over there.

CORN: This opens -- this opens the door for that. We thought that
that was gone with Newt Gingrich`s documentary being over and over with.
But this just opens the door. If you think you`re the definition of
success, which was what he was saying -- Look at me, I am success -- well,
then let`s put that under the microscope and look at that.

And the Bain examples -- you know, there are some successes, real
successes -- Staples, he keeps saying -- but there are still lots of times
when they didn`t act in a fair manner. He`s talking about success equaling
fairness? If you lose your job because LBO guys come in and take it away
from you, that`s not necessarily very fair.

MATTHEWS: Let`s go (INAUDIBLE) Last night in an interview, by the
way, with Piers Morgan on CNN, Rick Santorum was asked whether he now would
be willing to endorse Romney. It`s almost painful to watch Santorum
actually trying to avoid saying yes. Let`s watch him in action, Santorum.


Romney`s the right guy.

believe he`s the better -- obviously, I believed I was the better choice,
but I`m not in this race anymore, so...

MORGAN: But he`s won the race.

SANTORUM: He`s won the race.

MORGAN: Is he, therefore, the right guy?

SANTORUM: Yes. Absolutely. He`s -- he`s the -- he`s the person that
-- that is going to go up against Barack Obama, it`s pretty clear. And we
-- we need to win this race. We need to defeat Barack Obama.

MORGAN: Well, that`s an endorsement, isn`t it? Unless I`m mishearing


MORGAN: ... you just endorsed Mitt Romney.

SANTORUM: Well, if that`s what you want to call it, you can call it
whatever you want. I -- I...

MORGAN: Am I wrong?

SANTORUM: All I would say -- look, I believe we need...

MORGAN: Karen, you know your husband.

SANTORUM: We need to win the race!

MORGAN: Has he just endorsed Mitt Romney?



MATTHEWS: Well, that`s interesting. Piers goes to the wife to ask
what the husband`s saying. I mean, he just didn`t do it.

And I think if you put that guy into a stress test, I don`t think you
would have heard him honestly say, I really like this guy running for
president, Mitt Romney. He detests Mitt Romney.

Mitt Romney used Dresden-style saturation bombing, huge amounts of
money he got from his equity buddies, to destroy that guy in a totally --
well, you can say all`s fair in politics. But it wasn`t an argument that
won the battle. It was huge amounts of money by the super-PACs in states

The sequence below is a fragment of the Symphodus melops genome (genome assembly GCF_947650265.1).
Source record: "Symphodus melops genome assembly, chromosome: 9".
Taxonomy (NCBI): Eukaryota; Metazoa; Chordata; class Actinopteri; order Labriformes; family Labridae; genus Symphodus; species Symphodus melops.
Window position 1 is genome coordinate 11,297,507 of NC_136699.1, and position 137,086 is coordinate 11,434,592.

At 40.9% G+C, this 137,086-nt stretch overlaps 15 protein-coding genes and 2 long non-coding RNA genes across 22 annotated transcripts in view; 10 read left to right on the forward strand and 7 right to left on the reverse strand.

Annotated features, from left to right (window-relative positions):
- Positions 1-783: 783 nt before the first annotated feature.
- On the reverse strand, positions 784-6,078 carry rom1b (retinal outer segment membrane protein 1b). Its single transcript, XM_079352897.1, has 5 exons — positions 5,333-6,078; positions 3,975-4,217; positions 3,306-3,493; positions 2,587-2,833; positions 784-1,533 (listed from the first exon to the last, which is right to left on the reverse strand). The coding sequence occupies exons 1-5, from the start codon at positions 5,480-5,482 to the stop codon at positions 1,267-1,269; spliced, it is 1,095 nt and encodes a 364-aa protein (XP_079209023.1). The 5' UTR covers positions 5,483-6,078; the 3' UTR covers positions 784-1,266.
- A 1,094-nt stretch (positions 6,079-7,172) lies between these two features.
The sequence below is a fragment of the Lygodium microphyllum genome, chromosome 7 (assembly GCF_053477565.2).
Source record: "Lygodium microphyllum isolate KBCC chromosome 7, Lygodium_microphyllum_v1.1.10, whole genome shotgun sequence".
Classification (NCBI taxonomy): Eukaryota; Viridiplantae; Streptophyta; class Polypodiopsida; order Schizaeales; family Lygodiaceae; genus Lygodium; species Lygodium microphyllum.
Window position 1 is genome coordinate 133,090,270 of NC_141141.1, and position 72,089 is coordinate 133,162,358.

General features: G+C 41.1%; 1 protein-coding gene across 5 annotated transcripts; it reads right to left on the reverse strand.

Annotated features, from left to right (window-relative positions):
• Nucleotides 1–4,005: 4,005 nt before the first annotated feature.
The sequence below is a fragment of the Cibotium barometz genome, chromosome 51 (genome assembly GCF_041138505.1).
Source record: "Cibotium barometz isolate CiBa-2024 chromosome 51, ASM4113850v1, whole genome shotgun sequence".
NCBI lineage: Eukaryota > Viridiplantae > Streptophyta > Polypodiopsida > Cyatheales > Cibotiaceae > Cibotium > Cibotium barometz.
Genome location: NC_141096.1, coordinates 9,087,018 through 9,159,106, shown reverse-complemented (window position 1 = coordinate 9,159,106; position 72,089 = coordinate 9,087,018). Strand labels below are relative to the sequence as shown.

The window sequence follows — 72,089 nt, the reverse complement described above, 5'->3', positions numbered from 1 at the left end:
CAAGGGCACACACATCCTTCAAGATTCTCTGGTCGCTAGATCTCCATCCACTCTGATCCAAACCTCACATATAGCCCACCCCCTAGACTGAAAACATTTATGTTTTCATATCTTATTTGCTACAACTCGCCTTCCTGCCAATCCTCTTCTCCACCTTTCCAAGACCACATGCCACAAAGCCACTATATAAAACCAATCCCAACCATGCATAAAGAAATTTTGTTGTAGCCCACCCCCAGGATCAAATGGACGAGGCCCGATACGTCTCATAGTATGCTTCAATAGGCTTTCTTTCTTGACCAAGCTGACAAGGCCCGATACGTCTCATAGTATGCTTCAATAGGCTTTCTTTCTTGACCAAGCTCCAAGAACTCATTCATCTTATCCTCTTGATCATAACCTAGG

like Iowa, and of course, out in Michigan and all across Ohio. In every
one of those states, he smothered the guy in negative advertisements.

Is this going to be what we`re going to see in the general, Romney
running around bragging about his wealth and spending his friends` money to
destroy Obama?

HEILEMANN: Well, he`s certainly going to try to spend -- (INAUDIBLE)
try to spend his friends` money to be competitive with the president. I
think both sides are going to be up to their neck in a lot of money, Chris,
and I don`t think we`re going to be able to cast aspersions at either of
them. They`re both going to raise money from a lot of rich people, and
that`s fine.

But I think that Rick Santorum in this case -- look, you said it was
painful to watch. I think he was clearly -- he was in pain having to
answer the question. It looked like Piers Morgan was kicking him in the
shins under the table. The man looked like he was in almost physical pain.

He -- I think his emotional response to the way that Romney treated
him has made him act in a non-strategic way. I think his position...

MATTHEWS: Yes, well, it`s hard...

HEILEMANN: If he wanted to get something out of Romney, he could have
gotten more out of him two weeks ago than he can now or tomorrow or the day
after. I think he`s a wasting asset right now, his leverage.

CORN: I know you remember Jackie Gleason in "The Honeymooners."

MATTHEWS: I certainly do.

CORN: And he was essentially saying, Humna, humna, humna, humna.


CORN: He didn`t want to answer the question. Now, Santorum still has
a bit of a choice to make whether he`s going to be a -- eventually be a
cheerleader for Romney while there are a lot of conservatives out there who
are looking to him to lead the conservative movement because there is no
leader at the moment. That means being an ideological enforcer...


CORN: ... upon Mitt Romney. So you can`t do both at the same time.
He has to figure out what his future is. Is it leading the social
conservative movement...

MATTHEWS: Yes, I think it`s that.

CORN: ... or is it something in politics?

MATTHEWS: By the way, you talk about the pain in the face of Santorum
about -- a guy about whom -- personally I get along with, and I have to
tell you, I disagree with his politics. But I was thinking about what
Woody Allen once said -- I have not evolved successfully enough
existentially so I can experience my own death and still carry a tune.